“The Overlooked Way,” “The Unheeded Road,” “The Path Untaken,” “The Forgotten Road,” “The Dreamer’s Road,” “The Road to Dreams,” and “The Hidden Way to Success.”

(g) implications to language study

Formed responses denote the subject of attaining dreams. It paves one’s ability to assign words to relate meanings by attaching suitable vocabularies as replacement while the main line’s idea is retained. It also caters to the understanding or literal and denotative meanings of statements or literal and figurative interpretations of lines.

(h) stimulated allied lessons

This title can further lead to the study of language points such as irregular verbs, prepositions, noun phrases, indefinite articles, and descriptive adjectives.

Lesson (3) three

(a) the title as a springboard- song, The Wind of Change from the Scorpion
(b) theme – unification among citizens of a country, removal of barriers, harmony
(c) focus – expansion of titles by using parts of speeches to form sentences

(d) objectives-

Expand the title by adding words from any classes to convey obtained meanings.
Manipulate content and functional words from Berita Sains parts of speech.

(e) facilitation of responses

Provide a background of the title.
Show labeled model examples.
The wind of change (given phrase) means (verb) emergence (noun) of
(preposition) peace (noun)

(f) probable alluded thematic responses

“The wind of change in Germany has finally surfaced. The wind of change in Germany emerges today. The strong wind of change is the removal of barriers. The blowing wind of change is a sign of renewal. The unified wind of change in Germany brings peace and harmony. This is the moment for the wind of change to emerge”

(g) implications to language study

This activity tests learners’ knowledge on how to expand ideas through the placement of words into grammatically accepted positions or orders. It further supports one’s prior knowledge of the parts of speech leading their ability to analyze the distinctions between function and content words in statements. It provides learners’ chances to support their responses based from the functions of the words in completing sentences and offers how to classify or label words that compose sentences as fundamentals to grammar knowledge.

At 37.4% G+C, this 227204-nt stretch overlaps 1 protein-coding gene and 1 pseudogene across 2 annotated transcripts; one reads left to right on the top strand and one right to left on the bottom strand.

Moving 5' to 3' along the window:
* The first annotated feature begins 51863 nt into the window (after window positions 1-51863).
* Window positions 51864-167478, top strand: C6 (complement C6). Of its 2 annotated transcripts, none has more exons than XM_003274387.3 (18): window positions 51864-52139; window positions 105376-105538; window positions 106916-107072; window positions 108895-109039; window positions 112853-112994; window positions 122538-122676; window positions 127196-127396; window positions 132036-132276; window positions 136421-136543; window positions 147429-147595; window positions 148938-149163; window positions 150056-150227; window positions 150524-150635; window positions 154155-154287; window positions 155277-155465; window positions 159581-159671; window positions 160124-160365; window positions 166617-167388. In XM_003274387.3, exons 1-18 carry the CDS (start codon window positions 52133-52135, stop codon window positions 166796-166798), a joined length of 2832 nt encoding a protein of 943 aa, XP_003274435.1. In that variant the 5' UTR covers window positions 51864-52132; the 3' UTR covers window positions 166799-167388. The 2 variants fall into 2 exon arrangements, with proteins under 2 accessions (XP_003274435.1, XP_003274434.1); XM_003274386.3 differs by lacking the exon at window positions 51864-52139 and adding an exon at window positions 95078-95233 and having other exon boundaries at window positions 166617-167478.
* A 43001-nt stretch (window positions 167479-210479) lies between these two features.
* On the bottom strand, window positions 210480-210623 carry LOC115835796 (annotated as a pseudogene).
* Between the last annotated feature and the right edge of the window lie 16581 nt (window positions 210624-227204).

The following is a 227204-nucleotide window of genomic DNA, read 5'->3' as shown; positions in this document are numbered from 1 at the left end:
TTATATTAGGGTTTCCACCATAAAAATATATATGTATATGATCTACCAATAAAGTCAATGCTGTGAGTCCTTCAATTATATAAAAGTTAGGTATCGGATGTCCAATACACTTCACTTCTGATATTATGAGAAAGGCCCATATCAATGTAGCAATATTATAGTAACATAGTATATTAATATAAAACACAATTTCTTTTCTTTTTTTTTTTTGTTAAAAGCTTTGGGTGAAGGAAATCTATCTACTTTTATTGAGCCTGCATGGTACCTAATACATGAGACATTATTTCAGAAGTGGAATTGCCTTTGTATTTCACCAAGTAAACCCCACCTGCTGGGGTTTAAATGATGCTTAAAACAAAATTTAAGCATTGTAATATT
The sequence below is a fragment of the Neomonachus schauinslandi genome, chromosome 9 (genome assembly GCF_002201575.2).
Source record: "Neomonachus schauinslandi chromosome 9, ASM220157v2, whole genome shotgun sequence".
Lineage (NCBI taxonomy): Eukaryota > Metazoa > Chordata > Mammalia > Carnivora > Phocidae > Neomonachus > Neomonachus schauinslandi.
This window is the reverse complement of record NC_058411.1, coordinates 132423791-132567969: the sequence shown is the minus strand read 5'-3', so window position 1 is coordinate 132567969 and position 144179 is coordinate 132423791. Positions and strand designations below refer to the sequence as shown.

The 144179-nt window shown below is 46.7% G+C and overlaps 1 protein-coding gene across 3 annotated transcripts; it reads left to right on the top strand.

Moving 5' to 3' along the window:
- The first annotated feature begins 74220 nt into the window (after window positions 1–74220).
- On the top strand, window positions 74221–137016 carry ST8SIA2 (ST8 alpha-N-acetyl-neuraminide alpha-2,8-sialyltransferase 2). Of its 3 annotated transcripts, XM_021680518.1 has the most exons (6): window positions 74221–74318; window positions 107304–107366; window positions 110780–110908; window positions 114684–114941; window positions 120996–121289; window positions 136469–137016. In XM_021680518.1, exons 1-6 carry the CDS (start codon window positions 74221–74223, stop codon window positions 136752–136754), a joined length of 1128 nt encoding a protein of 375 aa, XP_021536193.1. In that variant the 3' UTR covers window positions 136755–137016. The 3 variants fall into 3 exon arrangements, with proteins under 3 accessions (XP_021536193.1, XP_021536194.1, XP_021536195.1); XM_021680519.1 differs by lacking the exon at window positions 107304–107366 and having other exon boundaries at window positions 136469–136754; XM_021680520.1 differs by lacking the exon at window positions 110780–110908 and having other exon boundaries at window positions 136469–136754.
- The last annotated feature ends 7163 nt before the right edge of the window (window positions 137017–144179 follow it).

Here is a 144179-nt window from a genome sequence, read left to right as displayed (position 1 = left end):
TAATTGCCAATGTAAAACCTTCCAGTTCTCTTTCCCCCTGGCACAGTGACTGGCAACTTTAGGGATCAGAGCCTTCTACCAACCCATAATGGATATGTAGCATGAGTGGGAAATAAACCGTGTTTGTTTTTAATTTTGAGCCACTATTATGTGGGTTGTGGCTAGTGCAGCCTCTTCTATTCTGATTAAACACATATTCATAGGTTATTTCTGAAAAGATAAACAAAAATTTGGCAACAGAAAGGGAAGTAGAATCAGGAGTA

(h) stimulated allied lessons
Provides prospects to discover that elements of sentences such as subject, verb, and object are generated from parts of speech. It also fetches learners how to determine the differences between a phrase, dependent clause and a sentence.

Lesson (4) four

(a) the title as a springboard- novel, A Passage to India by E. M. Forster
(b) theme- societal interactions, cultural relations
(c) focus – construction of phrases to change meanings by other vocabularies and the introduction of other forms of prepositions forming phrases

(d) objectives-

Replace the original preposition into another to change the title’s meanings. State the titles in different forms. Use other forms of prepositions to add prepositional phrases.

(e) facilitation of responses

Brainstorm meanings on major words that are present in the title to be used in phrases and to introduce prepositions with distinctions through their tabulated functions. It is suggested that different kinds of prepositions are tabulated demonstrating varied functions for easy comprehension.

(f) probable alluded thematic responses

British’s passage to India, British’s path to India, England’s passage to India, British visit to India, British return to India, the way to India, the route to India

a passage in India, a passage for India, a passage across India, and a passage next to India, the road between India and England, and a connection between England and India

(g) implications to language study

Students explore vocabularies by replacing the major words. Other than that, varied prepositions that form prepositional phrases are integrated to offer different meanings. It demonstrates that this type of phrase can be manipulated to complete statements in the normal or inverted forms when embedded in sentences, and the attainment of varied prepositions with different functions.

(h) stimulated Allied lessons

The initial answers from the first lesson provide further kinds of phrases which may lead to the formulation of gerund, participial, and infinitive phrases. For example, breaking passage to India by the British, colonized passage to India, broken passage to India, to cross the road to India, getting back to India, remembering the past by going to India, emancipating a passage to India, inviting passage to India, amazing British’s passage to India, British-established passage to India, welcome passage to India, and connecting the British to India from Britain.